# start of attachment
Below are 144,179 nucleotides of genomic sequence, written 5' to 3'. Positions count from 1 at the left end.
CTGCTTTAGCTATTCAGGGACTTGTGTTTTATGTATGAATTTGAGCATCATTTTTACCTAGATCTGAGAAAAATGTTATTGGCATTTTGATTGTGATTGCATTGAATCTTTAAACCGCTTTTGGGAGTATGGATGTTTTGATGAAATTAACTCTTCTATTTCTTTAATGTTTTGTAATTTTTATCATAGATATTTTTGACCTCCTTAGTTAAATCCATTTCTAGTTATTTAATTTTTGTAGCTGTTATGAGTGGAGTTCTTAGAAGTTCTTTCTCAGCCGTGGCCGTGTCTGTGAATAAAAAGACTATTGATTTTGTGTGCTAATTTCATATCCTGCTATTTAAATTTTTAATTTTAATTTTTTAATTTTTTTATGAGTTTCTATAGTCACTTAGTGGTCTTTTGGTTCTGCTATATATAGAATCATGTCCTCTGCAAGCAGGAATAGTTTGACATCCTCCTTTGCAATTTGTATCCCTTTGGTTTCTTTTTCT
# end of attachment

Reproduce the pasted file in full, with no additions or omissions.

Below are 144,179 nucleotides of genomic sequence, written 5' to 3'. Positions count from 1 at the left end.
CTGCTTTAGCTATTCAGGGACTTGTGTTTTATGTATGAATTTGAGCATCATTTTTACCTAGATCTGAGAAAAATGTTATTGGCATTTTGATTGTGATTGCATTGAATCTTTAAACCGCTTTTGGGAGTATGGATGTTTTGATGAAATTAACTCTTCTATTTCTTTAATGTTTTGTAATTTTTATCATAGATATTTTTGACCTCCTTAGTTAAATCCATTTCTAGTTATTTAATTTTTGTAGCTGTTATGAGTGGAGTTCTTAGAAGTTCTTTCTCAGCCGTGGCCGTGTCTGTGAATAAAAAGACTATTGATTTTGTGTGCTAATTTCATATCCTGCTATTTAAATTTTTAATTTTAATTTTTTAATTTTTTTATGAGTTTCTATAGTCACTTAGTGGTCTTTTGGTTCTGCTATATATAGAATCATGTCCTCTGCAAGCAGGAATAGTTTGACATCCTCCTTTGCAATTTGTATCCCTTTGGTTTCTTTTTCT